4. Tracking usage intensity: as a new point of service, it is crucial for the portal that customers are actually willing to use the services offered online. Ultimately, this means that not every service is suitable for the portal. Banks should therefore track the use of their offerings regularly and adjust the service portfolio accordingly. Low usage can be an indicator that the bank needs to complement the service with more in-depth advice or revise the online-based service offering.

Process model

For an effective implementation and the creation of a portal, we recommend banks to proceed along the following four steps:

Portals: Process modelFigure 2: Process model for portals
  1. Analysis of customer needs & objectives: banks need to consider customer requirements as a central component when designing the portal. Therefore, they should begin by establishing a thorough understanding of the customer’s specific wishes and requirements. One suitable method for this purpose is the development of customer journeys by using the design thinking method. Furthermore, banks need to screen the market for possible competitors. Finally, a bank should have an understanding of its own actual IT and business capabilities, which they may need to set up the portal, such as the ability to use legacy systems or to collaborate with or integrate third-party vendors.
  2. Target image & business case: based on this analysis, banks should then define strategic cornerstones, such as the targeted customer segment and product range, and thereby build a sustainable target picture. Moreover, they should examine the economic viability within the framework of a business case.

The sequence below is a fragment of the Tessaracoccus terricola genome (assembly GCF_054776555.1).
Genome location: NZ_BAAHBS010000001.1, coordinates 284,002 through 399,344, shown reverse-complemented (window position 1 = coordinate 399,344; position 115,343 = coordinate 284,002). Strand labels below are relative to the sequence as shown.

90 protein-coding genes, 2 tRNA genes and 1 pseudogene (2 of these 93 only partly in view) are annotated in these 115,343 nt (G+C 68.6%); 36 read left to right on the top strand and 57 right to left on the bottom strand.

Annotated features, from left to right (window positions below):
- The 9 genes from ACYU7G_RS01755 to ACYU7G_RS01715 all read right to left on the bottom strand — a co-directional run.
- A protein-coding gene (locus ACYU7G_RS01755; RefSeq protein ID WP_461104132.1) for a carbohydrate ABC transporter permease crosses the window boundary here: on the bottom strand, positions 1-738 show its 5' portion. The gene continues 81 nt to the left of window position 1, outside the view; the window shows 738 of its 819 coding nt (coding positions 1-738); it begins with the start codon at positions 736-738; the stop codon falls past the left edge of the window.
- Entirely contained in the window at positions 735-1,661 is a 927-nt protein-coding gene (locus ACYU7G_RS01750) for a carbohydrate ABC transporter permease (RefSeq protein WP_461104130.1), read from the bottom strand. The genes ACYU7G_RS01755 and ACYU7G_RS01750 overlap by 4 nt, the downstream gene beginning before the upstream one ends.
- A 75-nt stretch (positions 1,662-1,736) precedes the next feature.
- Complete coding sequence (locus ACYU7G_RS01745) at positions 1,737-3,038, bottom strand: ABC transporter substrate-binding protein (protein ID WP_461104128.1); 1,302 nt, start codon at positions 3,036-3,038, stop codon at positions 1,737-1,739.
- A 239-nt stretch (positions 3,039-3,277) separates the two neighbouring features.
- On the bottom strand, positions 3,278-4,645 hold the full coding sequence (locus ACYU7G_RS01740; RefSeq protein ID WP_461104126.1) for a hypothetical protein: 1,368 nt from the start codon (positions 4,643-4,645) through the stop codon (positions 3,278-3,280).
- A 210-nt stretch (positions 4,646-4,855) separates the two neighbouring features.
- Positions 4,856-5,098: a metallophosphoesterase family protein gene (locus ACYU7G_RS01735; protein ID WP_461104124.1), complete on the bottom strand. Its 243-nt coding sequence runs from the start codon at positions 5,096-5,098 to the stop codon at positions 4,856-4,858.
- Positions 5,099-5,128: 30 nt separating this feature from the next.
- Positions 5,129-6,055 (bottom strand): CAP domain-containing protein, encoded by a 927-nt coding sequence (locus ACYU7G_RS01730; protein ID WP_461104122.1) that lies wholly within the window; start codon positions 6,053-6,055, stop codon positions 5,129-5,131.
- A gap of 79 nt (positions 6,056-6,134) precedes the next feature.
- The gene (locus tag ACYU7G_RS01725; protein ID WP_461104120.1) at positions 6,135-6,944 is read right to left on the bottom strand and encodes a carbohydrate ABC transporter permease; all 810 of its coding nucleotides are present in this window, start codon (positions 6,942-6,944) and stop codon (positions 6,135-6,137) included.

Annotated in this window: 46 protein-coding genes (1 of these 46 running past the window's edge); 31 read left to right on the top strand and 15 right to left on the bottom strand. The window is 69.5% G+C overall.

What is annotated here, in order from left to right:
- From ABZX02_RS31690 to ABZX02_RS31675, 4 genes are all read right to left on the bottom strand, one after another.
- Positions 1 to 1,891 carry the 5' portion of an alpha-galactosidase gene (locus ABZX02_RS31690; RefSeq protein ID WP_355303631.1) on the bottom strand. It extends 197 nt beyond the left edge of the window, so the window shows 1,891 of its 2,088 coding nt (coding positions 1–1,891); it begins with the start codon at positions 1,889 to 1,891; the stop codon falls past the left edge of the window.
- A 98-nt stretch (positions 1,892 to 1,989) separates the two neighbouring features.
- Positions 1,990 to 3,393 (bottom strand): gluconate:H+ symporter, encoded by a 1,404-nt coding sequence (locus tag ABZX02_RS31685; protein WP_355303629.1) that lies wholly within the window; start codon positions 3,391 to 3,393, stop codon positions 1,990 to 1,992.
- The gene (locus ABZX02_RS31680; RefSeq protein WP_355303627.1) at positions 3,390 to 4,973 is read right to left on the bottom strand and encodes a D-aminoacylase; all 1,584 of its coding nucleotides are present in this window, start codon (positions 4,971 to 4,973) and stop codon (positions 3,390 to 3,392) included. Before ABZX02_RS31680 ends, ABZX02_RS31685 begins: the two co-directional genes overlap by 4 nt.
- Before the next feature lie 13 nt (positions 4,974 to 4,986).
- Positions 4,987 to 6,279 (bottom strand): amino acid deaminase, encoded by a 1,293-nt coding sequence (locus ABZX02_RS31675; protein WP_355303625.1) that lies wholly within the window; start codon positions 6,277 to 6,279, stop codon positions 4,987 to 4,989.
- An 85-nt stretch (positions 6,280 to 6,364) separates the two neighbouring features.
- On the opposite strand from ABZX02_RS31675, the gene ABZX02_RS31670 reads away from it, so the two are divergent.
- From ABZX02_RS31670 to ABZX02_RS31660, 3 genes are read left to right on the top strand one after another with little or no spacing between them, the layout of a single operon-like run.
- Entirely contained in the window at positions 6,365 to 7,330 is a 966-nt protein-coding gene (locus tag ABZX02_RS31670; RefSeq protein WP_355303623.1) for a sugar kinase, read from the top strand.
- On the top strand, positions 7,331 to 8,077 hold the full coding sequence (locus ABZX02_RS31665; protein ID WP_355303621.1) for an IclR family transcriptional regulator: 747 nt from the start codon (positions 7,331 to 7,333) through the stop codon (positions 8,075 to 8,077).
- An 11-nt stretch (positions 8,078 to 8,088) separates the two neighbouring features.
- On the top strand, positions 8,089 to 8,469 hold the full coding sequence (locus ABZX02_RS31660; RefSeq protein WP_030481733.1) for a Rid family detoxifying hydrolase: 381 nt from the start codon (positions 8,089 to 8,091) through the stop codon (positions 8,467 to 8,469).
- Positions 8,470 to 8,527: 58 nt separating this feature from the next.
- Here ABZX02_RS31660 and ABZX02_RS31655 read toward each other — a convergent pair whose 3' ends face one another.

3. Agile development: banks should take an agile approach to the development of the portal. This means quickly developing a functional portal with limited but essential functions in accordance with the MVP principle, and then iteratively refining this portal together with the customer.
  4. Scaling & constant development: even after launching the portal, banks should repeatedly collect customer feedback in order to regularly challenge and improve their offering. They should also continuously review possibilities for scaling and constant improvement, such as the addition of offerings or expansion towards a platform or ecosystem.

Design example in corporate banking

Portals: Design exampleFigure 3: Design example for portals

This zeb project example clearly shows that user-friendliness is the be-all and end-all for a corporate customer portal. The well-structured interface allows intuitive navigation through the entire portal. Customization options and the modular structure make it possible to provide individual segments with relevant functions. In addition, the portal’s design is optimized for desktops as well as for mobile devices. Furthermore, the integration of (individual) solutions from other product providers creates a consistent customer experience for the user.

Feel free to contact us!

Dr. Bernd Liesenkötter / author BankingHub

Dr. Bernd Liesenkötter

Partner Office Hamburg
Christian Rupp / author BankingHub

Christian Rupp

Partner Office Munich
Elena Hahn / author BankingHub

Elena Hahn

Jan-Christoph Wall / author BankingHub

Jan-Christoph Wall

Manager Office Hamburg
Author Sebastian Kneisel / BankingHub

Sebastian Kneisel

Consultant Office Munich